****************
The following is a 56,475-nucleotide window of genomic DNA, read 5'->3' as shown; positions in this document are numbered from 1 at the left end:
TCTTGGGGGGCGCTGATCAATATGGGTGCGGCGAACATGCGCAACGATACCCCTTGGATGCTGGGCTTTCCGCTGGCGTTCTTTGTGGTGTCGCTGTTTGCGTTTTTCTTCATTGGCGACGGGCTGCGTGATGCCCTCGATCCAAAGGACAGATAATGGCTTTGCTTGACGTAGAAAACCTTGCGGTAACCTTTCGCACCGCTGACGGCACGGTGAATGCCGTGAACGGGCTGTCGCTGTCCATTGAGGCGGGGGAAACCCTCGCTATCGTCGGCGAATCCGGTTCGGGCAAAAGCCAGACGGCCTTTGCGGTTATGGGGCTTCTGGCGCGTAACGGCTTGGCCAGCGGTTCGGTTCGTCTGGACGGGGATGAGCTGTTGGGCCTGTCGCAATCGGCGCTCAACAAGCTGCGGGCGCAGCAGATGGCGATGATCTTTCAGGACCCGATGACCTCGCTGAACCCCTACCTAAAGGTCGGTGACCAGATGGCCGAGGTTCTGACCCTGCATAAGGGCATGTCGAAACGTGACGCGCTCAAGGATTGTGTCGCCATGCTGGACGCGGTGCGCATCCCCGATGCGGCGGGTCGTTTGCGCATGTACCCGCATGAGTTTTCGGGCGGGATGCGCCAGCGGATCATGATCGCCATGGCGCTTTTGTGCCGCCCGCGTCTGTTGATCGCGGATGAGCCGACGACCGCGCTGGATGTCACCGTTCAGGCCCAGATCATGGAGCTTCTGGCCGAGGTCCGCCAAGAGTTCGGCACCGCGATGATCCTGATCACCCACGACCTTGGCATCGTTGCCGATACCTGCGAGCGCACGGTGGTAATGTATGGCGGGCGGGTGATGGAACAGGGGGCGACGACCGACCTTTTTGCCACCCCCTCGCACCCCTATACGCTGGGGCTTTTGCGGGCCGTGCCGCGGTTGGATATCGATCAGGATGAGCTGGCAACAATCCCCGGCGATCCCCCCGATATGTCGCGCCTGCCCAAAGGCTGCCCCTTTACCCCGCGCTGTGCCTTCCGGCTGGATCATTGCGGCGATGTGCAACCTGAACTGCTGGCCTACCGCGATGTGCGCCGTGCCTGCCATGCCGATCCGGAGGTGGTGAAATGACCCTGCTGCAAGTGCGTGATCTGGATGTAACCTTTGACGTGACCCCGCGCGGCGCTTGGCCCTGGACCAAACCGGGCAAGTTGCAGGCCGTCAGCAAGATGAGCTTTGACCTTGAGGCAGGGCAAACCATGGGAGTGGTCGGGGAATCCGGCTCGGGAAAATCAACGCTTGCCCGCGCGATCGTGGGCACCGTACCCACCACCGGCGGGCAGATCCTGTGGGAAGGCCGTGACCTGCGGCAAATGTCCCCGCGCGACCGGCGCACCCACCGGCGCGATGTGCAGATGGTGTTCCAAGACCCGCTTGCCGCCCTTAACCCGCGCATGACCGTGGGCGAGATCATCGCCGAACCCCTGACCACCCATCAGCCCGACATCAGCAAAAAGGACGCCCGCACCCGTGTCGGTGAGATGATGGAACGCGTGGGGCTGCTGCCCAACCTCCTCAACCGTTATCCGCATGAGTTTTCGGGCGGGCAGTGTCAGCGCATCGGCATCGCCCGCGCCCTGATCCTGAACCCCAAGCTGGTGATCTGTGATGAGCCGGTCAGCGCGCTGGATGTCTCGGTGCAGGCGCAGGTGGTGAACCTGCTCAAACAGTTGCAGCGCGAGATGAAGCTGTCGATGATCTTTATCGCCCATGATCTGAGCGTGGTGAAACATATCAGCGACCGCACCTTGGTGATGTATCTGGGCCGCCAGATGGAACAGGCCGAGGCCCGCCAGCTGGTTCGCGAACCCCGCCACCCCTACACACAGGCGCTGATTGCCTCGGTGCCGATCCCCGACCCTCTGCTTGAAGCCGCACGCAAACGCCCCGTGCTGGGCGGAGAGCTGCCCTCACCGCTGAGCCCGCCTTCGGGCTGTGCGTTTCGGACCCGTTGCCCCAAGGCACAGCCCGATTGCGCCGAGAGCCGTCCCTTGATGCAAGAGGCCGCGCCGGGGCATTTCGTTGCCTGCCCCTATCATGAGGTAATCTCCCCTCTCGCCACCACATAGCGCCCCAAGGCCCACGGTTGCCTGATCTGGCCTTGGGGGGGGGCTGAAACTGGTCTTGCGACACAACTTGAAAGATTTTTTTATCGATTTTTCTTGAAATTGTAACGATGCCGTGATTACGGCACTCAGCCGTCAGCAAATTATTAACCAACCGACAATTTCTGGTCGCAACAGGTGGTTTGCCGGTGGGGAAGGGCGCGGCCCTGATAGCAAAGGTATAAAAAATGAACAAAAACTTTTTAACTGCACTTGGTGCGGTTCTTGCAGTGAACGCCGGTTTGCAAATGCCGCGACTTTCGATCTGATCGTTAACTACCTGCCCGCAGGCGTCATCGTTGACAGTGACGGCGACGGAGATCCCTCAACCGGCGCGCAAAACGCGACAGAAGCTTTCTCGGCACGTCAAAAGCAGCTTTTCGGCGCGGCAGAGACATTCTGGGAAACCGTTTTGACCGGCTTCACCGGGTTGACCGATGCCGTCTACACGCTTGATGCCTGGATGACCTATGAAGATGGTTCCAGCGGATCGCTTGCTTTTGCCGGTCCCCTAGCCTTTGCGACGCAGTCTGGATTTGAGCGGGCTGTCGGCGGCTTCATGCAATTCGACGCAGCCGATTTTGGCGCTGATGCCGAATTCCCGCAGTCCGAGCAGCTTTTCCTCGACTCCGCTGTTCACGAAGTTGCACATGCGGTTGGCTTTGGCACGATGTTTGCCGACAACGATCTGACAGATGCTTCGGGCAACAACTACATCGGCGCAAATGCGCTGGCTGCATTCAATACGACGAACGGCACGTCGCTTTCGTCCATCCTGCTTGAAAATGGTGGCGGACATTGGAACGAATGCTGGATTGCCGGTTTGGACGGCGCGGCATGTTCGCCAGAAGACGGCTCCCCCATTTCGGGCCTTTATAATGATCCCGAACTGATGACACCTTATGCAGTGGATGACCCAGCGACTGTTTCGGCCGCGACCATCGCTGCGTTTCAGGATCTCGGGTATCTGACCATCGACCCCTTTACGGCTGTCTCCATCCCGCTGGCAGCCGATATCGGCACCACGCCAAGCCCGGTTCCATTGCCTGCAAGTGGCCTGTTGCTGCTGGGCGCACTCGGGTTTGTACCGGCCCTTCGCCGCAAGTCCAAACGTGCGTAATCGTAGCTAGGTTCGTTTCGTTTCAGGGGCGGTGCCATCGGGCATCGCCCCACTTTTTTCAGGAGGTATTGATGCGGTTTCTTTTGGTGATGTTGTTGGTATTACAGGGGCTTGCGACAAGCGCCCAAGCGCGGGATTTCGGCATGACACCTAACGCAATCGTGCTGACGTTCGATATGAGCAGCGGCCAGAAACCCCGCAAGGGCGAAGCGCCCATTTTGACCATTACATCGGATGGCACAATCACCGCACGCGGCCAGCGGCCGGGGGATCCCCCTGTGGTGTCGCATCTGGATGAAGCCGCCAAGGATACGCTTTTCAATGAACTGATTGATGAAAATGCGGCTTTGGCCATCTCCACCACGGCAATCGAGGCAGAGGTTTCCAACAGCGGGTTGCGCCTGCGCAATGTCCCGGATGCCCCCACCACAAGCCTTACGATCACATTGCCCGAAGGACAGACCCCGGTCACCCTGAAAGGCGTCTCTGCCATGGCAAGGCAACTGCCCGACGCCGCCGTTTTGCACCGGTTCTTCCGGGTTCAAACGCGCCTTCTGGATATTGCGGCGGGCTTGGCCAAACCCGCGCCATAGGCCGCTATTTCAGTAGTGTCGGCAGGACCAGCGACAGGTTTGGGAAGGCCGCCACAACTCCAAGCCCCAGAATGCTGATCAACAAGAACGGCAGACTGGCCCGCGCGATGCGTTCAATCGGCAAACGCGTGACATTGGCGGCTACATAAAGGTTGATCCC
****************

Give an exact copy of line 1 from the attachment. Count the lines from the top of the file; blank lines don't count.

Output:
The following is a 56,475-nucleotide window of genomic DNA, read 5'->3' as shown; positions in this document are numbered from 1 at the left end: